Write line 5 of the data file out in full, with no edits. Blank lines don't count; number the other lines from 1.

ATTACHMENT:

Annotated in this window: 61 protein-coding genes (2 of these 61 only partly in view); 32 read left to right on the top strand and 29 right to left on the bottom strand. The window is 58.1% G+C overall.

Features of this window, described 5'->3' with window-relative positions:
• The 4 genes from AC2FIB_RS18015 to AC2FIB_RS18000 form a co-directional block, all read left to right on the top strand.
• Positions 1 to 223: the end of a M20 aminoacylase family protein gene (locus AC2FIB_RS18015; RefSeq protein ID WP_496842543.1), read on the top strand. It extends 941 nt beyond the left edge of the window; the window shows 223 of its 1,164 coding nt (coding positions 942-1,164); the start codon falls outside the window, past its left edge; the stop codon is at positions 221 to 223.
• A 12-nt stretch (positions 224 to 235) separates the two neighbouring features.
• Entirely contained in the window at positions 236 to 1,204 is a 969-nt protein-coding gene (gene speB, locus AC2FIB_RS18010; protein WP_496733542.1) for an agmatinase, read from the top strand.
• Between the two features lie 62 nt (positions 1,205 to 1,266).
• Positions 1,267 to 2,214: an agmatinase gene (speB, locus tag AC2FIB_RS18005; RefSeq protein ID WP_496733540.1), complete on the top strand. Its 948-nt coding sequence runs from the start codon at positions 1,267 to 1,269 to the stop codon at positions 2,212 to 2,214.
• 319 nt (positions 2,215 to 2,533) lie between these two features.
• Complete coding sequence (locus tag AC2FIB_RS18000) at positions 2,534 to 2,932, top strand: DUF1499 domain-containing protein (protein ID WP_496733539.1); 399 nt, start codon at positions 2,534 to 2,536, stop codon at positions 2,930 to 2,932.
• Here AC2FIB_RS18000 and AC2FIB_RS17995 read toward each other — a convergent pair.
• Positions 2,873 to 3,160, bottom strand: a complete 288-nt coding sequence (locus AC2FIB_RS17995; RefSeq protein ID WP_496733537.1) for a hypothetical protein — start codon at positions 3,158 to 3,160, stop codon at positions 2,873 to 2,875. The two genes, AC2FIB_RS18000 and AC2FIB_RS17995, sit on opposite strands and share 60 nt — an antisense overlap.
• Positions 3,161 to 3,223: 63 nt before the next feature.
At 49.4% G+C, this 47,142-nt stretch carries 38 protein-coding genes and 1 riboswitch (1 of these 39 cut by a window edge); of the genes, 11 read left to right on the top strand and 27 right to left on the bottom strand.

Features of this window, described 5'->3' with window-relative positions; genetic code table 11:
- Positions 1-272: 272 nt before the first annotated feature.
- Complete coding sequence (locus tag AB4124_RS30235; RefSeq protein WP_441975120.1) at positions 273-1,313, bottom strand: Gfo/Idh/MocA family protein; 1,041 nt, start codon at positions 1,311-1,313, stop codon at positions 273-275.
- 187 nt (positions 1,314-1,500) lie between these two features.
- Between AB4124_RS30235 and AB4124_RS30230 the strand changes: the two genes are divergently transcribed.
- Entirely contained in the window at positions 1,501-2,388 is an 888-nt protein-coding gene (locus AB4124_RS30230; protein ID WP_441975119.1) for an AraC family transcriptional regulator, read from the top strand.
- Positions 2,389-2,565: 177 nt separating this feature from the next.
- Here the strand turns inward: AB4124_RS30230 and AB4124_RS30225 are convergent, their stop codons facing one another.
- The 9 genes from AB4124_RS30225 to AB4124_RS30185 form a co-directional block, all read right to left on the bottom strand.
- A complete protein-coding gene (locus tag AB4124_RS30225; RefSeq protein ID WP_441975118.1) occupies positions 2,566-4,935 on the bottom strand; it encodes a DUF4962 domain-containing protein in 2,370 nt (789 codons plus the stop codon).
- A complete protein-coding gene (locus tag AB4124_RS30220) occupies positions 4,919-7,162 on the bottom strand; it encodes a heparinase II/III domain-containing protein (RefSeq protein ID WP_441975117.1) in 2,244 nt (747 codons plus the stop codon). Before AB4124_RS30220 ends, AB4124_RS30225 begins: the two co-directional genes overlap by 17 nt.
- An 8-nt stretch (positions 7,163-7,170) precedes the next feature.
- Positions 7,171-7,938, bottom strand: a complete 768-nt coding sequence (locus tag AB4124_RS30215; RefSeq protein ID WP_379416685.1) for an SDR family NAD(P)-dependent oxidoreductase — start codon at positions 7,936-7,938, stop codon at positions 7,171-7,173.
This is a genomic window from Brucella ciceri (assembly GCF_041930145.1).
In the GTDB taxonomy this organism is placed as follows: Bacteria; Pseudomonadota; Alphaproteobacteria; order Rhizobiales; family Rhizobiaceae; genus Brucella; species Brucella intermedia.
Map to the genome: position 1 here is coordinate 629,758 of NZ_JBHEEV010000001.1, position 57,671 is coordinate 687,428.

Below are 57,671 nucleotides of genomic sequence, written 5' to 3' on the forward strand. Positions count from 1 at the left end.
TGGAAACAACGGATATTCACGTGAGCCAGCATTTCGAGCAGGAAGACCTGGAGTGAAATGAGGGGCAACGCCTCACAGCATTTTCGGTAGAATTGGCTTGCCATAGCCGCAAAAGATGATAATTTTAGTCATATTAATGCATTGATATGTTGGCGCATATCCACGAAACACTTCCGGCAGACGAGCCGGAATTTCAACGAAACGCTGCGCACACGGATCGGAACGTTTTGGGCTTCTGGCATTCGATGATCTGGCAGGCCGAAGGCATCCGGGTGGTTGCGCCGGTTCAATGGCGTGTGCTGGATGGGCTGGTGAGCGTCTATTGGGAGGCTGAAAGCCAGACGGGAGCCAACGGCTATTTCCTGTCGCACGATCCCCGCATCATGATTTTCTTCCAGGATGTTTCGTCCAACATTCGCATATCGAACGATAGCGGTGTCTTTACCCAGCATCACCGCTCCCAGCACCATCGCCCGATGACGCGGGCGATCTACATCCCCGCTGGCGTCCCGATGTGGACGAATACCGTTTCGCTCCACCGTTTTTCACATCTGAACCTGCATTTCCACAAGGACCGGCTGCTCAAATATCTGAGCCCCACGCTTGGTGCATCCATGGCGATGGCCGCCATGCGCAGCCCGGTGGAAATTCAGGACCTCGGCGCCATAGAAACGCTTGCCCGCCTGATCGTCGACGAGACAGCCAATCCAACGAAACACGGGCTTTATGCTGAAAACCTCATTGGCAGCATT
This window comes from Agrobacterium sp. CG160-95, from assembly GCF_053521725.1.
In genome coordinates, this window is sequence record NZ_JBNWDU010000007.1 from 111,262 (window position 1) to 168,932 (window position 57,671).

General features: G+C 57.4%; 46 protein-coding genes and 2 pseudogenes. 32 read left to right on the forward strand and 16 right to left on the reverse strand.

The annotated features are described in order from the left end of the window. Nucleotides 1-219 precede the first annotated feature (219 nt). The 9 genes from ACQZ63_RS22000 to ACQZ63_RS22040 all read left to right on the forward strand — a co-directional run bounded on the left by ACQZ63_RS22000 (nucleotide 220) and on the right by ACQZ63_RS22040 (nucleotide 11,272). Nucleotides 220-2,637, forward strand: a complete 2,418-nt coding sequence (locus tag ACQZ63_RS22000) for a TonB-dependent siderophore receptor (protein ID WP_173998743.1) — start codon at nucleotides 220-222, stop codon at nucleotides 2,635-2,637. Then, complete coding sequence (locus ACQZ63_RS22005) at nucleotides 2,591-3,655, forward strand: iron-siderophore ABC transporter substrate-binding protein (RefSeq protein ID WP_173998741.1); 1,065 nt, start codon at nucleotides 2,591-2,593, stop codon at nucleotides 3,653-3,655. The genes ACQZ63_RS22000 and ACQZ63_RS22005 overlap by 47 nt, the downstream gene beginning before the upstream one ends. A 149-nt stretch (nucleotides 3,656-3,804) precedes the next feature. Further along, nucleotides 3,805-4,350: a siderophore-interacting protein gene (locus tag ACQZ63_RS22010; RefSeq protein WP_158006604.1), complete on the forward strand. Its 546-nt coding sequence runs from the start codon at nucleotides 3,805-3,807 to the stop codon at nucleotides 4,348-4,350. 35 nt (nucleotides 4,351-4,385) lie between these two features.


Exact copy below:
• A 12-nt stretch (positions 224 to 235) separates the two neighbouring features.